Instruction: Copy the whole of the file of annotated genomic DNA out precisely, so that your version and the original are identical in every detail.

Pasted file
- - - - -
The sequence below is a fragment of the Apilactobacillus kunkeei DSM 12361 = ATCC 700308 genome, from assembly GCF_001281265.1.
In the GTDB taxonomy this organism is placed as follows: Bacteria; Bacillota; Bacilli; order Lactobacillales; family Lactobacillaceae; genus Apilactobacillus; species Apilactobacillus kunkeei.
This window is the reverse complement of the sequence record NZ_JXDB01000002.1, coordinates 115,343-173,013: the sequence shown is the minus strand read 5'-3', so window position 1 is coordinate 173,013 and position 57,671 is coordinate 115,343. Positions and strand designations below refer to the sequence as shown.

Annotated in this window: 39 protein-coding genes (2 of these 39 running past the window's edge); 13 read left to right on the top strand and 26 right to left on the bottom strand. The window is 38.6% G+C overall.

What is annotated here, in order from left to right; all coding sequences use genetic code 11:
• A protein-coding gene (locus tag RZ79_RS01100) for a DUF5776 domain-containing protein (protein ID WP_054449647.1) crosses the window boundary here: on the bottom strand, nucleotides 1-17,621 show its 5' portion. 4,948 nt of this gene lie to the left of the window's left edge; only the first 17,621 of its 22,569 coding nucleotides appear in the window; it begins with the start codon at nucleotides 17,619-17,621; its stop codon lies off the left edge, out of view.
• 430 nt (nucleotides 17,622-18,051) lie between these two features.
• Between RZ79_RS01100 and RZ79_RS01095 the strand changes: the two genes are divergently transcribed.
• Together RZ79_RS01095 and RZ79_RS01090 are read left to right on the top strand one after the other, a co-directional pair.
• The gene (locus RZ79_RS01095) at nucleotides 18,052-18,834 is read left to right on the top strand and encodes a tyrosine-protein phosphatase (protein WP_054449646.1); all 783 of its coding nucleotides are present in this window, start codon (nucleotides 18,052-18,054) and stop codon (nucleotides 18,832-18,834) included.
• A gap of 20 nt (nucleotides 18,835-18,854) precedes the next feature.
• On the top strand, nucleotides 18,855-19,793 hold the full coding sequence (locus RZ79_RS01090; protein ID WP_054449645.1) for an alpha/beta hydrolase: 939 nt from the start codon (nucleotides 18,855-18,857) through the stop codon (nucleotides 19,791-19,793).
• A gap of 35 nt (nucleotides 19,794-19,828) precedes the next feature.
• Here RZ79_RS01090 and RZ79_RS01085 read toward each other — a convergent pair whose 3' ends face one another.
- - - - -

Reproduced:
The sequence below is a fragment of the Apilactobacillus kunkeei DSM 12361 = ATCC 700308 genome, from assembly GCF_001281265.1.
In the GTDB taxonomy this organism is placed as follows: Bacteria; Bacillota; Bacilli; order Lactobacillales; family Lactobacillaceae; genus Apilactobacillus; species Apilactobacillus kunkeei.
This window is the reverse complement of the sequence record NZ_JXDB01000002.1, coordinates 115,343-173,013: the sequence shown is the minus strand read 5'-3', so window position 1 is coordinate 173,013 and position 57,671 is coordinate 115,343. Positions and strand designations below refer to the sequence as shown.

Annotated in this window: 39 protein-coding genes (2 of these 39 running past the window's edge); 13 read left to right on the top strand and 26 right to left on the bottom strand. The window is 38.6% G+C overall.

What is annotated here, in order from left to right; all coding sequences use genetic code 11:
• A protein-coding gene (locus tag RZ79_RS01100) for a DUF5776 domain-containing protein (protein ID WP_054449647.1) crosses the window boundary here: on the bottom strand, nucleotides 1-17,621 show its 5' portion. 4,948 nt of this gene lie to the left of the window's left edge; only the first 17,621 of its 22,569 coding nucleotides appear in the window; it begins with the start codon at nucleotides 17,619-17,621; its stop codon lies off the left edge, out of view.
• 430 nt (nucleotides 17,622-18,051) lie between these two features.
• Between RZ79_RS01100 and RZ79_RS01095 the strand changes: the two genes are divergently transcribed.
• Together RZ79_RS01095 and RZ79_RS01090 are read left to right on the top strand one after the other, a co-directional pair.
• The gene (locus RZ79_RS01095) at nucleotides 18,052-18,834 is read left to right on the top strand and encodes a tyrosine-protein phosphatase (protein WP_054449646.1); all 783 of its coding nucleotides are present in this window, start codon (nucleotides 18,052-18,054) and stop codon (nucleotides 18,832-18,834) included.
• A gap of 20 nt (nucleotides 18,835-18,854) precedes the next feature.
• On the top strand, nucleotides 18,855-19,793 hold the full coding sequence (locus RZ79_RS01090; protein ID WP_054449645.1) for an alpha/beta hydrolase: 939 nt from the start codon (nucleotides 18,855-18,857) through the stop codon (nucleotides 19,791-19,793).
• A gap of 35 nt (nucleotides 19,794-19,828) precedes the next feature.
• Here RZ79_RS01090 and RZ79_RS01085 read toward each other — a convergent pair whose 3' ends face one another.